ABHAR (or Awhar in local pronunciation, see Ḥodūd al-ʿālam, tr. Minorsky, pp. 132, 383), a small town in the Qazvīn district, on the highway connecting Ray and later Tehran with Tabrīz and Azerbaijan. The geographers state that it lay 12 farsaḵs west of Qazvīn and that Zanǰān (the town with which it is often coupled in the geographical and historical sources) was 20 farsaḵs farther (thus Ebn Ḥawqal, tr. Kramers, p. 351; but Ebn Rosta, tr. Wiet, p. 196, makes this last journey 15 farsaḵs). The town had a plenteous water supply from the landlocked stream of the Abhar Rūd, which rises in the Kūh-e Sarāhand south of Tabrīz and flows southwest until it loses itself in the desert; Ḥamdallāh Mostawfī compares it, in its utility for towns like Zanǰān, Abhar, and Qazvīn, to the Zāyanda Rūd’s value for Isfahan. It drove numerous water mills, and the irrigated fields produced a wide array of fruits, including grapes, nuts, and a celebrated variety of pear called ʿAbbāsī, as well as cereals.
The geographers of the 4th/10th century describe Abhar as a small, fortified town on a hilltop, with walls 5,500 paces in circumference. Local legend attributed the town’s foundation to Kay Ḵosrow, son of Sīāvoš, or to Šāpūr Ḏu’l-aktāf, and the construction of its citadel (which was on a raised platform, following ancient Iranian practice) to Dārāb son of Dārāb. More historically, this citadel was built in the Saljuq period by the atabeg Bahāʾ-al-dīn Ḥaydar, hence called al-qaḷʿat al-Ḥaydarīya; some celebrated gardens outside the town, used as a camping ground for caravans and armies, were likewise laid out by him and called Bahāʾ-al-dīn-ābād.
Abhar was conquered by the Arab invaders of Iran in 24/645 under Barāʾ b. ʿAzīb, governor of Ray (Balāḏorī, Fotūḥ, p. 321). In the early years of the 4th/10th century Abhar was in the possession of the Sajid governor of Azerbaijan, Yūsof b. Abu’l-Sāǰ. It then came under Daylamite domination, and in 386/996 the Mosaferid or Kangarid Vahsūdān b. Sallār Moḥammad b. Mosāfer ruled the region south of Azerbaijan and Daylam, including Abhar, Zanǰān, and Sohravard; a coin minted in Abhar in 404/1013-14, either by a Mosaferid or by one of their Rawwadid rivals, is extant (Minorsky, Studies in Caucasian History, London, 1953, pp. 160, 165-66; A. Markov, Inventarnyĭ katalog musul’manskikh monet imperatorskago Èrmitazha, St. Petersburg, 1896, p. 884). In 420/1029, however, the Ghaznavid Maḥmūd b. Sebüktegin’s troops appeared in the Ray and Qazvīn region and secured the submission of the Mosaferid Ebrāhīm b. Marzbān (M. Nazim, The Life and Times of Sulṭān Maḥmūd of Ghazna, Cambridge, 1931, pp. 83-84).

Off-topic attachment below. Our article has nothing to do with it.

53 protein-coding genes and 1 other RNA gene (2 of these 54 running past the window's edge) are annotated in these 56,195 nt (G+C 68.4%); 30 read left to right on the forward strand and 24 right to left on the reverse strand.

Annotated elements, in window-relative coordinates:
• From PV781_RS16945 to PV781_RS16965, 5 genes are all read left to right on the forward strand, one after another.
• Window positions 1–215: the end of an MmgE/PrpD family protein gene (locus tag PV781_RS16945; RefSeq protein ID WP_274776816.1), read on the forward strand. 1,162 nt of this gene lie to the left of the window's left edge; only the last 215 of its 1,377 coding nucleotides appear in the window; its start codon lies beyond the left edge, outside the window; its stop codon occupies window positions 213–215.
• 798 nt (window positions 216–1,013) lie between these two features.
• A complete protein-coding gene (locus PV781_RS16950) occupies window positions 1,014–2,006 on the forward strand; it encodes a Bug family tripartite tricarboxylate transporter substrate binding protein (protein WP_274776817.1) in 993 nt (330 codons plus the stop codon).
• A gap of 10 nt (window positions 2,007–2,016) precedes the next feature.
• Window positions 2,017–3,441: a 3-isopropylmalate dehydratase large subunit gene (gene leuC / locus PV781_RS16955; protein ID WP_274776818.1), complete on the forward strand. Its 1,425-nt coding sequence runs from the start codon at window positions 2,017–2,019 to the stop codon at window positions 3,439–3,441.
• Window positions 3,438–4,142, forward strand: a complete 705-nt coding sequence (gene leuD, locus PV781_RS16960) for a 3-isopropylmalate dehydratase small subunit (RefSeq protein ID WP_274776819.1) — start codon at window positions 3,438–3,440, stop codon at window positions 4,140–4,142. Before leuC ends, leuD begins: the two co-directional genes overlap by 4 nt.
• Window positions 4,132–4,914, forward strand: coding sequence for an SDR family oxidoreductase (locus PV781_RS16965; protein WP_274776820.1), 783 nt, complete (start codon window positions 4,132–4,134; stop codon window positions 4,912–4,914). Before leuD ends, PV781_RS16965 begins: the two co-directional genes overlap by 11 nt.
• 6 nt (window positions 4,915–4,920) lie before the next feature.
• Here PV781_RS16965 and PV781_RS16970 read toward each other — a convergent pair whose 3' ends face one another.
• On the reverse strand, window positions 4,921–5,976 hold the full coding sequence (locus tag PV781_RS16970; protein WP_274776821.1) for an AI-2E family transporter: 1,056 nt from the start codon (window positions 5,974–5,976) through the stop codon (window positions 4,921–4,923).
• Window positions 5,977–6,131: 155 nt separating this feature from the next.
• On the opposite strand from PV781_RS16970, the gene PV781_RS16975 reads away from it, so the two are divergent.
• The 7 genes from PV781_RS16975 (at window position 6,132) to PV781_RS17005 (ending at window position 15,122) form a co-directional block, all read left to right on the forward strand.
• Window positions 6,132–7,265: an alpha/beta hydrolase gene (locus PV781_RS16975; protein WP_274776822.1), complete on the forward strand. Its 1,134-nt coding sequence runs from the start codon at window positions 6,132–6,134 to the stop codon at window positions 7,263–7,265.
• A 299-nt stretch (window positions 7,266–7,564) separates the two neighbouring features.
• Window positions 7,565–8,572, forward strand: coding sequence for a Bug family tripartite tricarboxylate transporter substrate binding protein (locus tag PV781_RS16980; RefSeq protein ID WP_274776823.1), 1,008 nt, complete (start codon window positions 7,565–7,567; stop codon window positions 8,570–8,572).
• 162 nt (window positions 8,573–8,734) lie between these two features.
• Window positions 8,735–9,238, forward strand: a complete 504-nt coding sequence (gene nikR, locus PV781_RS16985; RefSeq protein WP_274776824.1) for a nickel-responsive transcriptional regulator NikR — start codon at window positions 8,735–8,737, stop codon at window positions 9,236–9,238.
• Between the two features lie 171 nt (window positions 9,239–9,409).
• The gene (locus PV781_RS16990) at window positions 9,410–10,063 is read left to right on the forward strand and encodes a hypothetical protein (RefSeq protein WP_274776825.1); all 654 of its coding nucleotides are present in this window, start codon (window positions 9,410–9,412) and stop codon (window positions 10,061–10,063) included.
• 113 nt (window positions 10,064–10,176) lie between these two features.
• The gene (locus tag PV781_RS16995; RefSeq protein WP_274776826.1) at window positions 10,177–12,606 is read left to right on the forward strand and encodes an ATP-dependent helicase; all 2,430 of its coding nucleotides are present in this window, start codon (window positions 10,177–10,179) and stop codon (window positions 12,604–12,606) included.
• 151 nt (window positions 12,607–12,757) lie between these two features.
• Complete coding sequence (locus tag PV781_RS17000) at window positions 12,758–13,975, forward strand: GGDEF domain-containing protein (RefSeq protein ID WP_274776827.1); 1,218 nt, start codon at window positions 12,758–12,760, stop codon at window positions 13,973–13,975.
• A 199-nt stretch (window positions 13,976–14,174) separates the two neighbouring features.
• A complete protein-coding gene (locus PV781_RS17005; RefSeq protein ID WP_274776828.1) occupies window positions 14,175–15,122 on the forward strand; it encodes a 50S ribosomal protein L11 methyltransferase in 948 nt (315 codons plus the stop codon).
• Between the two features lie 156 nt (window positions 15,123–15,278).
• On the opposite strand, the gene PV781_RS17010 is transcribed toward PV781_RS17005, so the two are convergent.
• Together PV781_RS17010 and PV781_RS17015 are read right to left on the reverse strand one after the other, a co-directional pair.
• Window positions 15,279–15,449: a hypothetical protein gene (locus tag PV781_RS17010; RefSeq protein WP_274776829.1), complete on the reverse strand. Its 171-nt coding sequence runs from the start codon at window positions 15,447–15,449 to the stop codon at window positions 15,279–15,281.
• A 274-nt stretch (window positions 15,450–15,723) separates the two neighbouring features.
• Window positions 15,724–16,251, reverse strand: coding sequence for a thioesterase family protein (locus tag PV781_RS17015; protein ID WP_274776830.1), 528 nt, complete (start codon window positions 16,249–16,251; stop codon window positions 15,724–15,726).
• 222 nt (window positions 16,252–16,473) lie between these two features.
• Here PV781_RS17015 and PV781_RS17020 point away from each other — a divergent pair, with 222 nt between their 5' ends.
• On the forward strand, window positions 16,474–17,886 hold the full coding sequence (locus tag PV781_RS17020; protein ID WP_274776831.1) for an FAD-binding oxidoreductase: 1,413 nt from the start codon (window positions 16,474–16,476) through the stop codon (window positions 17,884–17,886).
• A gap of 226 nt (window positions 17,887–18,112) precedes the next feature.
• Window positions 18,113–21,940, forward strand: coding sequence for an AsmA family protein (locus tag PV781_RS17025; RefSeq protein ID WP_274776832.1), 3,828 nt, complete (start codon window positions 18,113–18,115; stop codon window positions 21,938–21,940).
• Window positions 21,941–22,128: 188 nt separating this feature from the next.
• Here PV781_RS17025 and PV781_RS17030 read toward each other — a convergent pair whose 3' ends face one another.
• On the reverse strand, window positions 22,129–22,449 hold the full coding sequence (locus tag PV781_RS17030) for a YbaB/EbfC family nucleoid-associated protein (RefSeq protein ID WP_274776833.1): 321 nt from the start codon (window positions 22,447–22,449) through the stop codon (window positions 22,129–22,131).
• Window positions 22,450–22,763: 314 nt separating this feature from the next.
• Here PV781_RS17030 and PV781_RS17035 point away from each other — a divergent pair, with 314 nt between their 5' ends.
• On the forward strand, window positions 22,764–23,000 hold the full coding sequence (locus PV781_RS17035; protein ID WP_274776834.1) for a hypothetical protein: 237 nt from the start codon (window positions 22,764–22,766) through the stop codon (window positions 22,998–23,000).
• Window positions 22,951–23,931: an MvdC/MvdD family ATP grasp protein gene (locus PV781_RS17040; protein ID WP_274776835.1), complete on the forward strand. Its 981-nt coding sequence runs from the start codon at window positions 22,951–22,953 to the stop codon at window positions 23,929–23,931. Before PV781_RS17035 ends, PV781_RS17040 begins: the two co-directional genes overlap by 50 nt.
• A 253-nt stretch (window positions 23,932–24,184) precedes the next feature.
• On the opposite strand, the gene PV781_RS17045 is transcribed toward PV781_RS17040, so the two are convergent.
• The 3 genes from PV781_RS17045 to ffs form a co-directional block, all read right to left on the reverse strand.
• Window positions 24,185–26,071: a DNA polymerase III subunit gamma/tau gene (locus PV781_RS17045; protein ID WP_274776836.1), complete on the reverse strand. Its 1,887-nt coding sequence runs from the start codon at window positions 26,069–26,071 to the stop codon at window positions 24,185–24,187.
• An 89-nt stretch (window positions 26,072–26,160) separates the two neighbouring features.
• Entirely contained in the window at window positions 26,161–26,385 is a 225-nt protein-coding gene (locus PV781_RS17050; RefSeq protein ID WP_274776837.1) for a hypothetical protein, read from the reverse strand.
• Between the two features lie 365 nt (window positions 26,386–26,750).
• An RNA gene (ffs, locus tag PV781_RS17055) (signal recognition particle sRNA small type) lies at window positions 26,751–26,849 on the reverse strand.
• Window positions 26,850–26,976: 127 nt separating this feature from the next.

A notable figure from the town was Kamāl-al-dīn Abū ʿAmr Abharī, who was vizier to the last two Great Saljuq sultans in Iran, Arslan and his son Toḡrı l but who ended his life as an ascetic in Jerusalem and Syria (d. 590/1194; Nāṣer-al-dīn Monšī Kermānī, Nasāʾem al-asḥār, ed. Jalāl-al-dīn Moḥaddeṯ Ormavī, Tehran, 1338 Š./1959, pp. 90-91; Sayf-al-dīn ʿOqaylī, Āṯār al-wozarāʾ, ed. Jalāl-al-dīn ʿOrmavī, Tehran, 1337 Š./1959, p. 265). One of the best-known scholars produced by Abhar was the philosopher Aṯīr-al-dīn Mofażżal b. ʿOmar (d. 663/1265; see s.v. Abharī) the author of two esteemed philosophical works, who worked at the court of the atabegs of Mosul (see Brockelmann, GAL I1, pp. 608-11; S. I, pp. 839-44). Samʿānī names a considerable number of theologians and traditionists who came from Abhar, including a well-known Malikite traditionist, Abū Bakr Moḥammad b. ʿAbdallāh; but by Mostawfī’s time (740/1340) the inhabitants of Abhar were predominantly Shafiʿites. When this same author wrote, the administrative district of Abhar comprised twenty-five villages, yielding a total revenue of 14,000 dinars per annum. He also mentions as still venerated in his time the tomb and rebāṭ of the celebrated Sufi shaikh ʿAbdallāh b. Ṭāher Ṭayyār Abharī (d. 330/942).
At the present day, Abhar is administratively in the first ostān of Iran, and is the center of the baḵš of Abhar Rūd in the šahrestān of Zanǰān; the population is about 12,000, and their mother tongue is Turkish, though most are bilingual in Turkish and Persian.
See also: Ebn Ḥawqal, tr. Kramers, pp. 349, 367, 370. Moqaddasī, p. 392.
Samʿānī, Ansāb (Hyderabad) I, pp. 103-07. Yāqūt, Moʿǰam al-boldān, Tehran, 1965, I, pp. 104-06.
Nozhat al-qolūb, pp. 65, 214.
Qazvīnī, Āṯār al-belād, Beirut, 1380/1960, pp. 287-88.
Le Strange, Lands, pp. 221-22.
Schwarz, Iran, pp. 726-28.
Survey of Persian Art II, p. 1392.
E. von Zambaur, Die Münzprägungen des Islams, zeitlich und örtlich geordnet I, Wiesbaden, 1968, p. 37.
Razmārā, Farhang II, p. 3.
(C. E. Bosworth)
Originally Published: December 15, 1982
Last Updated: July 15, 2011
This article is available in print.
Vol. I, Fasc. 2, pp. 213-214